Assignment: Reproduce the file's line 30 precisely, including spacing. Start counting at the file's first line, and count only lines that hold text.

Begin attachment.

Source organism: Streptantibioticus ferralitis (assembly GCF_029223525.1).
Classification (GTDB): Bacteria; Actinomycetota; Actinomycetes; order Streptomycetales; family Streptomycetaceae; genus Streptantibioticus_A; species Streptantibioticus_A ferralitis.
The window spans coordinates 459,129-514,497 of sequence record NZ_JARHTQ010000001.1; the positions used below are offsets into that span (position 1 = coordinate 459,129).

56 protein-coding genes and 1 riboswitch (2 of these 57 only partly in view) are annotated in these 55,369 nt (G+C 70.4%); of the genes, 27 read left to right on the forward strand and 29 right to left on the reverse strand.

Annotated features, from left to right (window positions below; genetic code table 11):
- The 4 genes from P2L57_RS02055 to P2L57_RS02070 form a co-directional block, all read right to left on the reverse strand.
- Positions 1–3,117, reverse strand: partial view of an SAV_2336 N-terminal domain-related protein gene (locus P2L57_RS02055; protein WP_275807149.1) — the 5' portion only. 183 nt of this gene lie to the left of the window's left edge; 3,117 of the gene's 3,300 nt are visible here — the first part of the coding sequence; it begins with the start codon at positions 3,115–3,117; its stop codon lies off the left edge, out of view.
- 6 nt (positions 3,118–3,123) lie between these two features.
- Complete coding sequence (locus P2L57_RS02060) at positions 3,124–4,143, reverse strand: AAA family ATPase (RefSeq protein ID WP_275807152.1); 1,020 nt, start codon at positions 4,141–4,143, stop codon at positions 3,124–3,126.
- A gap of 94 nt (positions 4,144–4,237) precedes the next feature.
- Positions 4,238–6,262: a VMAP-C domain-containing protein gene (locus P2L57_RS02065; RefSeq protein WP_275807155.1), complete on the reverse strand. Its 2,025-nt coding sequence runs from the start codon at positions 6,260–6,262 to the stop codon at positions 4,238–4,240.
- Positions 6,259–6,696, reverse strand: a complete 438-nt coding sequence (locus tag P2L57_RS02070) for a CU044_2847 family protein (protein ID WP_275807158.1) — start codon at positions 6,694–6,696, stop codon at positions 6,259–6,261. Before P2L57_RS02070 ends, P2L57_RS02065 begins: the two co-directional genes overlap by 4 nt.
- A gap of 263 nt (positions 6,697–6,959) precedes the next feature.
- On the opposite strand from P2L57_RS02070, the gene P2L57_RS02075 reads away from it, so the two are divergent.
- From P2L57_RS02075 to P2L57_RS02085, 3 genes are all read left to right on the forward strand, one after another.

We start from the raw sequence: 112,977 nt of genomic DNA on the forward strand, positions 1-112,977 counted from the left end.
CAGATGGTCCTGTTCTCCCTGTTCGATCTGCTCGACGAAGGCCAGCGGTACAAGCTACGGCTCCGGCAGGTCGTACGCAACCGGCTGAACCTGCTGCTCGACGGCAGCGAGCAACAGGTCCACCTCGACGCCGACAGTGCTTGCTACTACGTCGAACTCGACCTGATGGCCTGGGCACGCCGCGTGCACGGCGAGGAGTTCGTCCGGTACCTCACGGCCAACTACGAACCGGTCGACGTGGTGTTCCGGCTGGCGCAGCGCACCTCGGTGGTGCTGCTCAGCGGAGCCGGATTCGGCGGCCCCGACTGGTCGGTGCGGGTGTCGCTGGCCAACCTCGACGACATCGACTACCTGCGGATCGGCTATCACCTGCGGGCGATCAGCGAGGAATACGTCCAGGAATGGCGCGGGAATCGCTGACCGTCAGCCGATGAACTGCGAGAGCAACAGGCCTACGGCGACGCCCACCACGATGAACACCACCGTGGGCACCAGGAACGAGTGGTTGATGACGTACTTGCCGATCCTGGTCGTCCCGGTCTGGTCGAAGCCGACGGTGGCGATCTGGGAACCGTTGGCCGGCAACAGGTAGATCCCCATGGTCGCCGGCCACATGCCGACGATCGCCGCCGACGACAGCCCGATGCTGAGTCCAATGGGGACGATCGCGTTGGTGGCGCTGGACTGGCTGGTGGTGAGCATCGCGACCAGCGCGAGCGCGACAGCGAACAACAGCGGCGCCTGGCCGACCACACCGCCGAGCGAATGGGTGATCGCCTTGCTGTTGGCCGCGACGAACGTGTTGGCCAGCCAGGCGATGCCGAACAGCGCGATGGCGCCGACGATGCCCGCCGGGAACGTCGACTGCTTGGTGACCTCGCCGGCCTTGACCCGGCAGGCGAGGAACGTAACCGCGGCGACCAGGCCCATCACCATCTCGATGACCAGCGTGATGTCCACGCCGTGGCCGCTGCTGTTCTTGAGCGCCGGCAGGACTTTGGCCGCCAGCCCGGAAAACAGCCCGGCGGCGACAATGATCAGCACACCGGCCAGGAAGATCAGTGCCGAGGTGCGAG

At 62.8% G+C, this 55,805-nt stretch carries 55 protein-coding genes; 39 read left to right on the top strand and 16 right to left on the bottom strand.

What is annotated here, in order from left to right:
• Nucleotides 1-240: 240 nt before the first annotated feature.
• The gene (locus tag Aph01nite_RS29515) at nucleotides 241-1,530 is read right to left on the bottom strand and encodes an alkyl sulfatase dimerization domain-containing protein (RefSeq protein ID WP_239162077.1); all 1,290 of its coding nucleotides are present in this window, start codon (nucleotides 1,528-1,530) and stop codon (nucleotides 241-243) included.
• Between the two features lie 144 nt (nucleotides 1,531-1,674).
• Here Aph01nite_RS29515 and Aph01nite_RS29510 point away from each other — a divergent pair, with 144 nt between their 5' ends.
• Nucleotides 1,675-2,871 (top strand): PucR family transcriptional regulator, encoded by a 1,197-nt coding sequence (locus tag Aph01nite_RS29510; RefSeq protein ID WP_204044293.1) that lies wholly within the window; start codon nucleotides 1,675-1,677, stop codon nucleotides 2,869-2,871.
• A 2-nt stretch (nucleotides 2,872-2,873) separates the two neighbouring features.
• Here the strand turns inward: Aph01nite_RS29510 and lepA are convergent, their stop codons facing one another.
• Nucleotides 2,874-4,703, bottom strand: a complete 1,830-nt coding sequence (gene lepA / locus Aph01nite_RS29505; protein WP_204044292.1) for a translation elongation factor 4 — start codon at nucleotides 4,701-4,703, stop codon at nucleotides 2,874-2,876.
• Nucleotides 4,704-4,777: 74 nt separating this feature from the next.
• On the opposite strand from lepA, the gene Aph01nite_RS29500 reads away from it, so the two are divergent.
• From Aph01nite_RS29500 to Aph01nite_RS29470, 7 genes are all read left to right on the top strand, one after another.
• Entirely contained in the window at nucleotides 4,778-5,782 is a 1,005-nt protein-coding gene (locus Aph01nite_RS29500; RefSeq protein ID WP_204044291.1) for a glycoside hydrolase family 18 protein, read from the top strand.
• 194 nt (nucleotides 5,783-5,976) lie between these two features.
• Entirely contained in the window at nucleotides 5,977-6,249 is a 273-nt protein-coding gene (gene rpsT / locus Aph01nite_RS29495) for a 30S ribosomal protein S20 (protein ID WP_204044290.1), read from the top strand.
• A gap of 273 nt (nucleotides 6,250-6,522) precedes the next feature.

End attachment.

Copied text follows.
• From Aph01nite_RS29500 to Aph01nite_RS29470, 7 genes are all read left to right on the top strand, one after another.